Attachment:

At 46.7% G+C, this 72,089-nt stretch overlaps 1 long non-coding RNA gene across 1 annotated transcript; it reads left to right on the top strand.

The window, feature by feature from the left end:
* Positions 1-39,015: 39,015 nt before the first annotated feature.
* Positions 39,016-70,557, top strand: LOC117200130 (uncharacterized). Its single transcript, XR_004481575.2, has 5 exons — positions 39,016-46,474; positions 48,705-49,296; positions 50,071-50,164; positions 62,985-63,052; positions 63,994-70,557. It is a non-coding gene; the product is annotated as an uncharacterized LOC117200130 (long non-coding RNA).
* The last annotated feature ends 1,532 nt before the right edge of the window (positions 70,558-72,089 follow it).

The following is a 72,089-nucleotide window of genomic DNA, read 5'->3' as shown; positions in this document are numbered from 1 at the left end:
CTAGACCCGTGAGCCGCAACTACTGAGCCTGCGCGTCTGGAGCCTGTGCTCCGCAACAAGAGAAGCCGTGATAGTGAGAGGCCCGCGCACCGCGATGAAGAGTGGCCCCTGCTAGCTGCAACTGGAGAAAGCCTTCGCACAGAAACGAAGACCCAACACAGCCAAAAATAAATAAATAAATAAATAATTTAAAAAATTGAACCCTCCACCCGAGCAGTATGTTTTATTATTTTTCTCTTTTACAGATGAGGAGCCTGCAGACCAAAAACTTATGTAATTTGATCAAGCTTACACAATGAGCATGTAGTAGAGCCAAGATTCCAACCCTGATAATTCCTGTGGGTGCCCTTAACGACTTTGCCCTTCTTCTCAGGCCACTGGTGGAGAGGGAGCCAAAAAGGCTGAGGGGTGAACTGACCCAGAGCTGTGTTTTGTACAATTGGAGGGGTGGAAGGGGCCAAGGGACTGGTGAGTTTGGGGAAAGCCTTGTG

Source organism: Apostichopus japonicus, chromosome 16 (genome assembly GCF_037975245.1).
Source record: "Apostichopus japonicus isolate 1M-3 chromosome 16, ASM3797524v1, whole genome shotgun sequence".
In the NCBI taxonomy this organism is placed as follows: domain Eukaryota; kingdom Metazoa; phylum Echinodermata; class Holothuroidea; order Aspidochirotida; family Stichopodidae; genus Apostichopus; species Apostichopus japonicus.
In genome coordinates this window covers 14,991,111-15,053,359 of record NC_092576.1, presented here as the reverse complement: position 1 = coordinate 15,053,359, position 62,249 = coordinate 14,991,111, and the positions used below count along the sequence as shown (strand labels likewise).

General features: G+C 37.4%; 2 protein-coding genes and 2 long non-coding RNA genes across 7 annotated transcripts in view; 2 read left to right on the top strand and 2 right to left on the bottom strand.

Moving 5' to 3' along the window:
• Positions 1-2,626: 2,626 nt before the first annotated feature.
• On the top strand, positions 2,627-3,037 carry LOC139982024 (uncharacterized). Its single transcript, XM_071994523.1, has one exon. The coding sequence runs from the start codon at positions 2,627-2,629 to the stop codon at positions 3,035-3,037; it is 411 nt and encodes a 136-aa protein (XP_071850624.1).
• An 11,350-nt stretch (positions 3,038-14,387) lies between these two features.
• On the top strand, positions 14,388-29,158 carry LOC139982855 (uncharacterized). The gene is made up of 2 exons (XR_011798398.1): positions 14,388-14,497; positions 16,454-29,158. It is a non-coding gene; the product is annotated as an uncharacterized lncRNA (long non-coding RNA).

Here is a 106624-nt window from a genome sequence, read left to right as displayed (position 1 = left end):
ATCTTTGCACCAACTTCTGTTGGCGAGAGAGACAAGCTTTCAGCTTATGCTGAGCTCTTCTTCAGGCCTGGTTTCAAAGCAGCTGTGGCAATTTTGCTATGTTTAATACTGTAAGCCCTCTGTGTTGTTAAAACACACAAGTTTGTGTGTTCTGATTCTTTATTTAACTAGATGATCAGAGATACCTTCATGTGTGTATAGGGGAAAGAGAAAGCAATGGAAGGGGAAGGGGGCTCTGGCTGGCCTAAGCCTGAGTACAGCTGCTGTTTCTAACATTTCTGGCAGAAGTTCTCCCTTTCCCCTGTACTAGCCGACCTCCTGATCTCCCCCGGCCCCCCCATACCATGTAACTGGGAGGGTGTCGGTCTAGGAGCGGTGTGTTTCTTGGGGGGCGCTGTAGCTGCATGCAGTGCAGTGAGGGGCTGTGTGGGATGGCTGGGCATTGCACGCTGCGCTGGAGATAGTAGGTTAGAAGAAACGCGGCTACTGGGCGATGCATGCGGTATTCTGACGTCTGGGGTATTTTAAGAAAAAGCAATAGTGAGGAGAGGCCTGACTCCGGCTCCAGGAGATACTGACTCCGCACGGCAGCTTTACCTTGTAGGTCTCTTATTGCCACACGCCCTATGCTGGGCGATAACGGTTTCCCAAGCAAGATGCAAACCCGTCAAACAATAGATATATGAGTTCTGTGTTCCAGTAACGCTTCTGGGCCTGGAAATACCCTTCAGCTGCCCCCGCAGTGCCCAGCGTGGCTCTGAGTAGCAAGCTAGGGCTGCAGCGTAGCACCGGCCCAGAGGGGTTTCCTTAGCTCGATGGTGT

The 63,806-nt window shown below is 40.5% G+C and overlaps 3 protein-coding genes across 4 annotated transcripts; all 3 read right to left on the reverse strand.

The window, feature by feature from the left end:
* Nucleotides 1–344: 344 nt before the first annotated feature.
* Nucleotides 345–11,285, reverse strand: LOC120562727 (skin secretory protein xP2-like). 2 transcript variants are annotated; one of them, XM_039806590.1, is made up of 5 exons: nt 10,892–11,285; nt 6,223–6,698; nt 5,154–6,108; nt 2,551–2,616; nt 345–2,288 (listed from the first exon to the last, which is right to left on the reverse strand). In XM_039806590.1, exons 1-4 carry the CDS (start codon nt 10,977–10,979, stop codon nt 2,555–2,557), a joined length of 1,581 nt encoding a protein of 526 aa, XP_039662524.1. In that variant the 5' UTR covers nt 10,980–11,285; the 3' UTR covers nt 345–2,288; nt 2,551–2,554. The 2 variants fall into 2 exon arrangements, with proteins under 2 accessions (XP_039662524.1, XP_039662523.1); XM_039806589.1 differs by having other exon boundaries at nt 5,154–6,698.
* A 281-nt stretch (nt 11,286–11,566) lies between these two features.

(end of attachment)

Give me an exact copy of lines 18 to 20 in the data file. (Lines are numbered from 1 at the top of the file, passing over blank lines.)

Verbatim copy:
Here is a 106624-nt window from a genome sequence, read left to right as displayed (position 1 = left end):
ATCTTTGCACCAACTTCTGTTGGCGAGAGAGACAAGCTTTCAGCTTATGCTGAGCTCTTCTTCAGGCCTGGTTTCAAAGCAGCTGTGGCAATTTTGCTATGTTTAATACTGTAAGCCCTCTGTGTTGTTAAAACACACAAGTTTGTGTGTTCTGATTCTTTATTTAACTAGATGATCAGAGATACCTTCATGTGTGTATAGGGGAAAGAGAAAGCAATGGAAGGGGAAGGGGGCTCTGGCTGGCCTAAGCCTGAGTACAGCTGCTGTTTCTAACATTTCTGGCAGAAGTTCTCCCTTTCCCCTGTACTAGCCGACCTCCTGATCTCCCCCGGCCCCCCCATACCATGTAACTGGGAGGGTGTCGGTCTAGGAGCGGTGTGTTTCTTGGGGGGCGCTGTAGCTGCATGCAGTGCAGTGAGGGGCTGTGTGGGATGGCTGGGCATTGCACGCTGCGCTGGAGATAGTAGGTTAGAAGAAACGCGGCTACTGGGCGATGCATGCGGTATTCTGACGTCTGGGGTATTTTAAGAAAAAGCAATAGTGAGGAGAGGCCTGACTCCGGCTCCAGGAGATACTGACTCCGCACGGCAGCTTTACCTTGTAGGTCTCTTATTGCCACACGCCCTATGCTGGGCGATAACGGTTTCCCAAGCAAGATGCAAACCCGTCAAACAATAGATATATGAGTTCTGTGTTCCAGTAACGCTTCTGGGCCTGGAAATACCCTTCAGCTGCCCCCGCAGTGCCCAGCGTGGCTCTGAGTAGCAAGCTAGGGCTGCAGCGTAGCACCGGCCCAGAGGGGTTTCCTTAGCTCGATGGTGT

The 63,806-nt window shown below is 40.5% G+C and overlaps 3 protein-coding genes across 4 annotated transcripts; all 3 read right to left on the reverse strand.